Paul McCartney Discusses His Most Famous Songs In New Video Interview

In the GQ interview, the star spoke of his formative days and his songwriting collaborations with John Lennon.

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Paul McCartney photo by Kevin Winter/Getty Images
Photo: Kevin Winter/Getty Images

The legendary Paul McCartney has been writing songs for over 60 years, but even the world’s biggest Beatles fan probably doesn’t know everything about every single one of them.

Accordingly, the iconic singer-songwriter agreed to discuss some of his best, most famous, and most influential works with GQ, ranging from ‘I Saw Her Standing There’, ‘A Day In The Life’ and ‘Hey Jude’, through to ‘Blackbird’, ‘And I Love Her’ and ‘Let It Be’.

Paul McCartney Breaks Down His Most Iconic Songs | GQ

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During the video interview, McCartney spoke of his formative days and the composition of his earliest songs, and he often referred to his remarkable songwriting partnership with John Lennon. As a taster, here are his thoughts on just three of most influential songs:


“I woke up and I had the melody to the song in my brain, but I didn’t have any words, so I called it ‘Scrambled Eggs’, initially. For some reason, this melody kept going round in my brain, so as I could remember it and I was near a piano, I blocked out some chords. A couple of months later, I wrote the words.”

Eleanor Rigby

“When I was really little, I lived on what we called a housing estate where there were a lot of old ladies. I enjoyed sitting round with them because they had these amazing stories about World War II, and there was one lady in particular, I’d visit her and do her shopping because she couldn’t get out.

“Maybe it was the loneliness that made me empathise with them, but anyway I started this song about a lonely old lady who picks up the rice in the church and never really gets the dreams in her life. Then I added the priest, Father McKenzie (originally called Father McCartney)so it was just the two characters, like writing a short story.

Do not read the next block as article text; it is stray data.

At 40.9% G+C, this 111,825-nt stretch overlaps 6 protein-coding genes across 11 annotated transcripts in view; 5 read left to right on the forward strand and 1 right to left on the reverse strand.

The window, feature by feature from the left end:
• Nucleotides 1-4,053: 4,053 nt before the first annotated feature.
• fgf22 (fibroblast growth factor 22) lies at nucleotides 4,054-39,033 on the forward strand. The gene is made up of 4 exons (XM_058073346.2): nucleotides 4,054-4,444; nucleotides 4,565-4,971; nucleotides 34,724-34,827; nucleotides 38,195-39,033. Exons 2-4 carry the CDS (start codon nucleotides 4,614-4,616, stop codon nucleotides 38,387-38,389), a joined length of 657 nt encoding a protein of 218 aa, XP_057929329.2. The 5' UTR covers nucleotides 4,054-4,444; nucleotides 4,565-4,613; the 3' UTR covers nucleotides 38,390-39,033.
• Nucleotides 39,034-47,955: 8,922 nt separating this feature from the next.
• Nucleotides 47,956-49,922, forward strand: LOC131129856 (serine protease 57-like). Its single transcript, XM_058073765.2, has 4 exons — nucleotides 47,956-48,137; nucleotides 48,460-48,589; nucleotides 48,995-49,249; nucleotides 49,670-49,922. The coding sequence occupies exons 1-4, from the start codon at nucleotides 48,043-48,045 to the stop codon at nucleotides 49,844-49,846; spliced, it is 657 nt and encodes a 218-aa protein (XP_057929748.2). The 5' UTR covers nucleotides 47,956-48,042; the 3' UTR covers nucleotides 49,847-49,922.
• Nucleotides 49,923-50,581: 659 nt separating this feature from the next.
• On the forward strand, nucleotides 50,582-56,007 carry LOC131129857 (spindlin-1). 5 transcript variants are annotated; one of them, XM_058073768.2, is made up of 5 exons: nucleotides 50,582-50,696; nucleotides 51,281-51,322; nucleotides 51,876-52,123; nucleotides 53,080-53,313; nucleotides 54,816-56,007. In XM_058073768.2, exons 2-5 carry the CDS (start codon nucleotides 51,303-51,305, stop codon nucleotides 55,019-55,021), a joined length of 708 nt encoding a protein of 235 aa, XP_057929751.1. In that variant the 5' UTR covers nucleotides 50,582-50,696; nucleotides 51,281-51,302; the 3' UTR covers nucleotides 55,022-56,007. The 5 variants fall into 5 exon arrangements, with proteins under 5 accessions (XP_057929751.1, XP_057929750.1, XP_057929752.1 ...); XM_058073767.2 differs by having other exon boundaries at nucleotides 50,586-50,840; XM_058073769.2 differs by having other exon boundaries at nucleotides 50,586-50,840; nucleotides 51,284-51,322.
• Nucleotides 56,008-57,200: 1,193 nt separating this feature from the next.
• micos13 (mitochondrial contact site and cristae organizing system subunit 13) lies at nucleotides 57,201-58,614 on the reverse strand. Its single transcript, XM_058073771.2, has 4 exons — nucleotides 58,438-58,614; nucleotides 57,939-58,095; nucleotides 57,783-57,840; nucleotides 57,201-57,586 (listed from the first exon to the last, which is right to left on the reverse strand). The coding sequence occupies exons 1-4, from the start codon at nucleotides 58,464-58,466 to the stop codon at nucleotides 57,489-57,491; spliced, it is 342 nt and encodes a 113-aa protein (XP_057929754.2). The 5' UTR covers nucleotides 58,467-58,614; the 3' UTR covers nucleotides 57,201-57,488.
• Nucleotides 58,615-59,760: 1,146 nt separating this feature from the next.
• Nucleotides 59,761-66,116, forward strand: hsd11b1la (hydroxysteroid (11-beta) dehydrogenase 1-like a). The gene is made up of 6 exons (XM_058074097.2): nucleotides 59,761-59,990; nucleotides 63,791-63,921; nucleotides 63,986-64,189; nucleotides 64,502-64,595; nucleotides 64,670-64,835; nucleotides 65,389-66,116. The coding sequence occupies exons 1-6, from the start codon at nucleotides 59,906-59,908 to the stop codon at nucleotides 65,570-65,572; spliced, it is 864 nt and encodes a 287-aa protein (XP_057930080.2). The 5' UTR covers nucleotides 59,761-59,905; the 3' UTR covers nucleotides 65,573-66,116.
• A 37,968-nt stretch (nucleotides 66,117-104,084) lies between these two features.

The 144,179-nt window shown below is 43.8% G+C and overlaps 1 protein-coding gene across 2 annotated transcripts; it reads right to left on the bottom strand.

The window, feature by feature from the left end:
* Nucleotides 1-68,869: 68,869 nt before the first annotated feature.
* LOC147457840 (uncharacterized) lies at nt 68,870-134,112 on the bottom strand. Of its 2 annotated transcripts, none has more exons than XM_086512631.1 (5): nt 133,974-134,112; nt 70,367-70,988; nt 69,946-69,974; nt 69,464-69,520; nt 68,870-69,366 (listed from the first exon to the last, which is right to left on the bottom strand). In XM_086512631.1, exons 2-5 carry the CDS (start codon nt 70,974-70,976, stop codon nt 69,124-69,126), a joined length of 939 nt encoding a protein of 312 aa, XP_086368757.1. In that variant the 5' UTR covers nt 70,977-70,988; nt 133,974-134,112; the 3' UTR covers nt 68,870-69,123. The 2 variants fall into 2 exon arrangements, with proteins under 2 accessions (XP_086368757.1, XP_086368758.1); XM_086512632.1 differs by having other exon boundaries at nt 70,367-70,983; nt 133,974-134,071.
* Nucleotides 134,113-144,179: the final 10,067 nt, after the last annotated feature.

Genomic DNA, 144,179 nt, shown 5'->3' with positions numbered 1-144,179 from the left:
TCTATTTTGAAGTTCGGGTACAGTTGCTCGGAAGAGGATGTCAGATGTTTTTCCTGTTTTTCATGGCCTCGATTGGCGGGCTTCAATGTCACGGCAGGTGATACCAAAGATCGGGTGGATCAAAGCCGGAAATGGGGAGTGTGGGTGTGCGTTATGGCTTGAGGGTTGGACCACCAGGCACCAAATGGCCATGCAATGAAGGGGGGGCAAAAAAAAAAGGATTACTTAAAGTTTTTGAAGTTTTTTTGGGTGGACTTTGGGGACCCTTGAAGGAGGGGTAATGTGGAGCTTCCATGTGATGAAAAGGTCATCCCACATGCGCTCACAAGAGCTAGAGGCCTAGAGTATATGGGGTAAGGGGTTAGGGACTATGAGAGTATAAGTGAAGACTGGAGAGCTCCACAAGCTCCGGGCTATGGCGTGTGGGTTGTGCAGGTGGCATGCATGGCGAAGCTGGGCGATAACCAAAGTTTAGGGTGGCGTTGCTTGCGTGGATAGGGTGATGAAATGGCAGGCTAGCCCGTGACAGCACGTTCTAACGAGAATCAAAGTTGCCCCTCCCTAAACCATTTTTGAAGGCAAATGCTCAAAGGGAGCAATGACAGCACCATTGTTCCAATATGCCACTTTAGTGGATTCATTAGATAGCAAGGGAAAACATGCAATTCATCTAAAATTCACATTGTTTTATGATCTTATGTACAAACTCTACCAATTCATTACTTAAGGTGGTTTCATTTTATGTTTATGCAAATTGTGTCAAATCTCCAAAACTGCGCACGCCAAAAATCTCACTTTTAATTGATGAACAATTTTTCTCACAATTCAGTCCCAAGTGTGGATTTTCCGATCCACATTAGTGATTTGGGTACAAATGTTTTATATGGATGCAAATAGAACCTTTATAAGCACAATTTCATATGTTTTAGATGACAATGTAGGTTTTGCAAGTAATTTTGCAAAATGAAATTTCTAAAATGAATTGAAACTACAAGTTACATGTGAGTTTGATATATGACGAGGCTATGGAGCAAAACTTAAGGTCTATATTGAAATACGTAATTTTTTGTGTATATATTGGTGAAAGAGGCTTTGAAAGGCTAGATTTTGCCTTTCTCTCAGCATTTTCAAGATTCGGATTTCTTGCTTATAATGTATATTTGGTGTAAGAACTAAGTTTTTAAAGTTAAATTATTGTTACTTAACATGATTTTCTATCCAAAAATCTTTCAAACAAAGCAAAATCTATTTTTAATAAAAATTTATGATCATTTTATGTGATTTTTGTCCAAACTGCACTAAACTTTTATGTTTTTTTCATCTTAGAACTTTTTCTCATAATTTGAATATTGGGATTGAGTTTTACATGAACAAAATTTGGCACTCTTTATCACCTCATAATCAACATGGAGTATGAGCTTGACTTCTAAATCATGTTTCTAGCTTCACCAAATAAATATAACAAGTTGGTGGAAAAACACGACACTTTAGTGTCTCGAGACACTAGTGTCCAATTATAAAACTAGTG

“The Beatles had worked with [actress] Eleanor Bron on [the film] Help! and I really liked the name Eleanor, but I needed a surname for the character. I happened to be in Bristol and saw a shop that said ‘Rigby’ and I thought, That’s it, now I’ve the name for my main character. Years later, though, I was told there’s a gravestone for an Eleanor Rigby in Liverpool, so did I subconsciously know that name? I dunno, I think maybe it’s a coincidence. But there is a gravestone in Woolton, Liverpool, where John [Lennon] and I first met, and it says Eleanor Rigby.”

Helter Skelter

“I heard [Helter Skelter] on the car radio the other day and I can see how people think it’s the precursor to heavy metal. How it came about was I’d read about The Who recording this really heavy track in a music paper. I still don’t know which track it is, incidentally, but in the article Pete Townshend was quoted as this song was the dirtiest, filthiest rock song ever and I felt quite jealous. So I said to the band, ‘Hey guys, we’ve got to do a song that’s dirtier, filthier and louder than The Who.’ So that was ‘Helter Skelter’.

“It is pretty raw, pretty scream-y. We did a lot of takes, so it was hard on Ringo. That’s why you hear him say ‘I’ve got blisters on my fingers’ at the end of one of them. That’s one of the joy of being in a band – you get to plug in an electric guitar and turn it up as loud as you like. It’s such a cool feeling.”

Watch the interview in full here.

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